Texas Tech University

Rising to the Challenge

Mark Charney

March 10, 2021

Mark Charney

This newsletter marks an anniversary of sorts. It was almost a year ago that the pandemic struck. Students took off for Spring Break, many not to return to campus. Our once-densely populated new building emptied, and we made the transition to online education. And all our student works that had been well into rehearsals, such as Guys and Dolls, student theses, and RROAPS/RRADS, were canceled, disappointing the many people who had work so hard on bringing them to fruition.

Throughout the first months of COVID, we faced myriad challenges like so many universities around the country. The virus set in motion a series of compromises and potential losses, but I am proud to say, our community confronted each obstacle with imagination, all the while putting the education and safety of our student body first.

It's easy to think about all of the disappointments we encountered, especially considering the fact that theatre and dance are collaborative endeavors, thriving off of personal interaction, conversation, and rehearsal. As one graduate student pursuing her MA, Grace Wohlschlegel, put it, "Theatre is inherently collaborative, and community is at the heart of what we do and why we do it. So, to lose the ability to commune and create with our fellow artists was not only disappointing, but tragic."

While we struggled sometimes in our efforts to maintain community when facing isolation, we adapted to pandemic regulations. The university did a massive overhaul, all the while again making safety the first consideration, and we did our best to rise to each occasion with grace, efficacy, and creative problem solving. Following the university and college's good lead and working under their careful guidelines, we found ourselves productive.

We had to envision a new way of communicating with one another, teaching performance, design, dance, and even fight choreography online. Even more challenging, as fall 2020 began, our season became virtual, forcing us to reconsider how best to serve the needs of students while striving to make art in a host of experimental ways.

The limitations caused by COVID inspired rather than defeated our community. The reimagined online season challenged directors, actors, designers, technicians, and production staff to learn new technologies that allowed us to share our art using cameras, editing equipment, and green screens, all the while making sure the safety of our students, faculty, and staff was paramount. The School owes a huge debt of gratitude to the students and production staff who rose boldly to the challenges, spending many additional hours learning new software, researching new practices, and utilizing those new skills to support these productions. Adversity can bring out the best in artists, and in so many cases, our students, faculty, and staff explored exciting means by which we could continue to move forward.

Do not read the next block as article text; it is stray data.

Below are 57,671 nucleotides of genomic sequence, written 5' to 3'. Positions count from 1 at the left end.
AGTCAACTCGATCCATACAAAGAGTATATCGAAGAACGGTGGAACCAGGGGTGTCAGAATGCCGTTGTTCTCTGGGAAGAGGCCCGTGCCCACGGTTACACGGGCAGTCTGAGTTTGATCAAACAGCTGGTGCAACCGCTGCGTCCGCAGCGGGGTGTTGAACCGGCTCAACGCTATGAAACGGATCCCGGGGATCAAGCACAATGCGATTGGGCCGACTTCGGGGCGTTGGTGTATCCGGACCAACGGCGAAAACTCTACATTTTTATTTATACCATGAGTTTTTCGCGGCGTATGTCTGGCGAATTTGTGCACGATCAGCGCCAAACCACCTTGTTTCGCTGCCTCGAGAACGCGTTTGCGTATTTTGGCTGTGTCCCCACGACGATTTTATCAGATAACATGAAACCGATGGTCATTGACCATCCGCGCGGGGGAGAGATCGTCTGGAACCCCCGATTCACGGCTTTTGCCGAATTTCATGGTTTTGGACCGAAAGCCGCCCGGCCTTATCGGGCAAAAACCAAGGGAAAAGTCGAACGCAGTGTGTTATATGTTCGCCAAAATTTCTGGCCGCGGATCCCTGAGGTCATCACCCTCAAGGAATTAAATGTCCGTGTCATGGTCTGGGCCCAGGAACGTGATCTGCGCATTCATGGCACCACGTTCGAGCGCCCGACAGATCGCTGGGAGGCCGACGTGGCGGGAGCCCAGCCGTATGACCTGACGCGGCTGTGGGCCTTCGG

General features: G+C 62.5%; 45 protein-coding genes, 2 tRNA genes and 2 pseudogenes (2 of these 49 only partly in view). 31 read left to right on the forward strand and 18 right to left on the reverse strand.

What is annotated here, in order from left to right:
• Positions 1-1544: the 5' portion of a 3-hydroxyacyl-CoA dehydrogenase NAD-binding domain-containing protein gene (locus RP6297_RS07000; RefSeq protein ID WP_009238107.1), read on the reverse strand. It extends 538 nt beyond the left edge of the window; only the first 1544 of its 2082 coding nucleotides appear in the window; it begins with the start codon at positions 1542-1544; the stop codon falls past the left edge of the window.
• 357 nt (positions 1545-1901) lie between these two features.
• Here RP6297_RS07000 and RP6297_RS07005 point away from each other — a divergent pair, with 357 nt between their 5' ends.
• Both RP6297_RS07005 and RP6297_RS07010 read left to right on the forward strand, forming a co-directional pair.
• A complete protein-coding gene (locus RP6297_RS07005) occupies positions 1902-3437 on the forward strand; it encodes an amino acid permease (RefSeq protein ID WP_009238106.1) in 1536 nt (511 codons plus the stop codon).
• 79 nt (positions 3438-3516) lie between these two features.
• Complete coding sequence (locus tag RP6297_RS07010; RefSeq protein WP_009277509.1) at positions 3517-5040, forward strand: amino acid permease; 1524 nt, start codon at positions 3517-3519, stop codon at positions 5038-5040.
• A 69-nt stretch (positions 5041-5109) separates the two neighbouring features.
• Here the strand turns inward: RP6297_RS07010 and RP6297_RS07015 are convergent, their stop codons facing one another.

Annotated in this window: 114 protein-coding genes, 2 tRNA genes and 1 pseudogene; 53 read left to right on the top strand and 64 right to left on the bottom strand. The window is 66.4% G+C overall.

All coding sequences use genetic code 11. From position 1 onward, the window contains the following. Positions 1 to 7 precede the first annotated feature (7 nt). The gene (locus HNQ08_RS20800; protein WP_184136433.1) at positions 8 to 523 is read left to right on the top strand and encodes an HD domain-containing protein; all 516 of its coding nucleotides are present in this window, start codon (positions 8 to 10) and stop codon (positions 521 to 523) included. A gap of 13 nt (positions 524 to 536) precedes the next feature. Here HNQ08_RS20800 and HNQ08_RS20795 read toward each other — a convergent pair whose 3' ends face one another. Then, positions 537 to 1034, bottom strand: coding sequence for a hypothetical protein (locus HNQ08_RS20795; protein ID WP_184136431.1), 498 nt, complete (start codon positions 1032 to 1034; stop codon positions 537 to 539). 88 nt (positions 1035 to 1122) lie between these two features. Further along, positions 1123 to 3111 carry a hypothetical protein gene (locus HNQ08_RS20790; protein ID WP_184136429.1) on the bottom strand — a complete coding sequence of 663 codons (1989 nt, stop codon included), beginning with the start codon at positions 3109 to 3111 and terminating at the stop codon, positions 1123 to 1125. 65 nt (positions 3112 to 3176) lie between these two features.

As a testament to that hard work, many students excelled this year at the Kennedy Center American College Theatre Festival, which we attend each February, to share our talents in acting, arts administration, criticism, design, directing, dramaturgy, and playwriting with national artists and colleagues in our five-state region. In my nine years here, we have never done as well as we did this year with recognitions and awards for our students and faculty. This speaks not only to our community's resilience, but also to the quality of the creative solutions that impressed the respondents.

Here's a complete list of students, faculty members, and staff recognized for their contributions this year. Those at the top are invited to present their work at the national festival in April, a major achievement.

I could not be prouder of our community, exemplified by these students, for finding the means to share their art and experience under dire circumstances: to reframe their realities into the positive. As Grace, the graduate student quoted above, expressed, while learning film and editing was a challenge, "it ultimately improved my skillset and abilities as a theatre artist."

If anything, this last year has inspired new ways of thinking, communicating, and performing—and, educationally, we are all the better for it. As we happily embrace the construction of part two of our theatre and dance complex, we do it with optimism, hoping that we can return to face-to-face education/rehearsal, but stronger—knowing that, no matter the circumstances, the show does indeed go on.